It happened so slowly, I didn’t see it coming.First there were the projector incidents at work. On several occasions during presentations, I walked to the front of the room and–rudely I now realize–adjusted the focus of the digital projector without asking permission. People at the front must not realize the image was fuzzy, I thought.
Then, while boating among rafts of winter ducks on the Columbia, it occurred to me that although I could make out the basic shapes of different guilds of birds, I couldn’t see any individual well enough to recognize the species. This was odd. Usually I can identify them instantly.
The final straw came a few weeks later, on a neighborhood sidewalk, when I spotted a biker approaching from a distance. I noticed the rider’s posture and the light mounted low on the bike frame (a sure sign of a friend with a generator-powered light). Hoping to learn the frame’s maker, I kept staring, glancing up only when when the rider finally came into focus.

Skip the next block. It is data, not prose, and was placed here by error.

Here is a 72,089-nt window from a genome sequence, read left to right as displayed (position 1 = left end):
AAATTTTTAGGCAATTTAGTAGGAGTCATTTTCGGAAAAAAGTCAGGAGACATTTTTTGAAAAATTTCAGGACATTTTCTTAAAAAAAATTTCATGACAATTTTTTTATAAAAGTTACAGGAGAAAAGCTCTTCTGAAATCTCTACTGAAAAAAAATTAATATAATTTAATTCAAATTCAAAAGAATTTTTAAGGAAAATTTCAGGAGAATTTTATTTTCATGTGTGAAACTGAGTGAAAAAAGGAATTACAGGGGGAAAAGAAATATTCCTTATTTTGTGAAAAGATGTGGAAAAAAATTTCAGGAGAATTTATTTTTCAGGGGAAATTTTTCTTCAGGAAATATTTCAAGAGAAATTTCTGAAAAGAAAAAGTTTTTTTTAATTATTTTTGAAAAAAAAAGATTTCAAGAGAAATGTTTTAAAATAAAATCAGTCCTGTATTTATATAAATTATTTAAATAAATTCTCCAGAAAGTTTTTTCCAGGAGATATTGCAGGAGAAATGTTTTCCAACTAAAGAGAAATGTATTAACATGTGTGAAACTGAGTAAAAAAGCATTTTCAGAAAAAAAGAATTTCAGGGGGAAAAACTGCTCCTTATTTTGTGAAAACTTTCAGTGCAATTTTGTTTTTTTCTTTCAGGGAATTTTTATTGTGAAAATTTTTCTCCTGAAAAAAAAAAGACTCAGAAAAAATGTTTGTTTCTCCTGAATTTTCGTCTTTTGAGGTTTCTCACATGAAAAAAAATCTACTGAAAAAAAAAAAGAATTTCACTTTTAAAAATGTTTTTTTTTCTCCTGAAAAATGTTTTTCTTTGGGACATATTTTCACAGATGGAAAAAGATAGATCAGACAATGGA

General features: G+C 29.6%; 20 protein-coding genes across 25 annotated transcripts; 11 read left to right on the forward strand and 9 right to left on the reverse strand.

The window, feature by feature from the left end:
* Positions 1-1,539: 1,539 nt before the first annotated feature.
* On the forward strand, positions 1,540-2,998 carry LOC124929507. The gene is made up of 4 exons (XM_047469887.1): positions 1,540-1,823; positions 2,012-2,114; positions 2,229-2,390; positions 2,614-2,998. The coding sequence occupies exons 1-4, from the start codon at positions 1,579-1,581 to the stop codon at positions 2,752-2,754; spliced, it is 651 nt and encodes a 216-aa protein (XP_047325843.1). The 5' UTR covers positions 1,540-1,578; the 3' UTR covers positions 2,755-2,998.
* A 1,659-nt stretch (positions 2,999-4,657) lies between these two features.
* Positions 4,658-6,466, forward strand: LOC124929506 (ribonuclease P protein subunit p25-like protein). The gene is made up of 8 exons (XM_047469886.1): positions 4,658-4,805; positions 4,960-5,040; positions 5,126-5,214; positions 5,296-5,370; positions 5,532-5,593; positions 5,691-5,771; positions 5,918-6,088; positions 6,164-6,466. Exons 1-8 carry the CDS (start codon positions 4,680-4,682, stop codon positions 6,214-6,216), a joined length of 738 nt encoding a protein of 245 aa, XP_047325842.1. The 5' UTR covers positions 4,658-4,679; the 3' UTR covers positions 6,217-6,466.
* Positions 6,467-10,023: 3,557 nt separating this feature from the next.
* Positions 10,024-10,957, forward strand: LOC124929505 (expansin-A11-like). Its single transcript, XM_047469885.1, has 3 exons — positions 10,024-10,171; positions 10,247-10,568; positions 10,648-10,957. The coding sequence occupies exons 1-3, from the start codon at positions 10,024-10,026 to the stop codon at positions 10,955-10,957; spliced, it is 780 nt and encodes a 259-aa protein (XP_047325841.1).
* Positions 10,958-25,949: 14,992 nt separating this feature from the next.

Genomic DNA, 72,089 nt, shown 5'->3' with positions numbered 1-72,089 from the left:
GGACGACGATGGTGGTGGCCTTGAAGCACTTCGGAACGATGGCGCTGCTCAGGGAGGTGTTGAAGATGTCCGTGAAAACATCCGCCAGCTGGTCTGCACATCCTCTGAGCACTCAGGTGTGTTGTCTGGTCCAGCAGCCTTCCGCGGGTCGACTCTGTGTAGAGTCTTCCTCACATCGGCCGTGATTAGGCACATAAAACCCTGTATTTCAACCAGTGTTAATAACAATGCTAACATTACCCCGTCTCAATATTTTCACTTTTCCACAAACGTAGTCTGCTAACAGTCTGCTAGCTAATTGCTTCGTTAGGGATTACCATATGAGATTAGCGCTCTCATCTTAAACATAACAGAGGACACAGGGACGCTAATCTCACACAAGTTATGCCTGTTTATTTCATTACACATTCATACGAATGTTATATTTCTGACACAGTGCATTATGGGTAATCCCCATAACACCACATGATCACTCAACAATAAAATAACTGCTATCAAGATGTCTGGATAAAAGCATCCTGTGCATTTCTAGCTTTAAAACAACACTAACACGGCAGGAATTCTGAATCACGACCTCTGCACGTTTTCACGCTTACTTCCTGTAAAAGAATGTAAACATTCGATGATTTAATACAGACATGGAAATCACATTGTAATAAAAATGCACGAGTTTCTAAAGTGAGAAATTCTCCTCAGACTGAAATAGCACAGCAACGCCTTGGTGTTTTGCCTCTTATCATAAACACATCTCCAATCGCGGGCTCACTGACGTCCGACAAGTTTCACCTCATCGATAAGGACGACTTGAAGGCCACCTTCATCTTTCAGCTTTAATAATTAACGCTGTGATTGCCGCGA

“Oh, hi Vince,” I stammered. “How’s it going?”
“Pretty good,” my friend remarked, “Did you forget your glasses or something?”
That’s when I realized that these eyeballs of mine, the ones I’ve always been unjustifiably proud of, were no longer quite so good at seeing things far away.
Even after I got my first pair of glasses a few weeks later, I was still in denial. Andy kindly put me in my place.
“What are you so worried about?” he asked, “don’t you know you’re late to the game?”
And for guy approaching 50 years, I had to admit that he was right.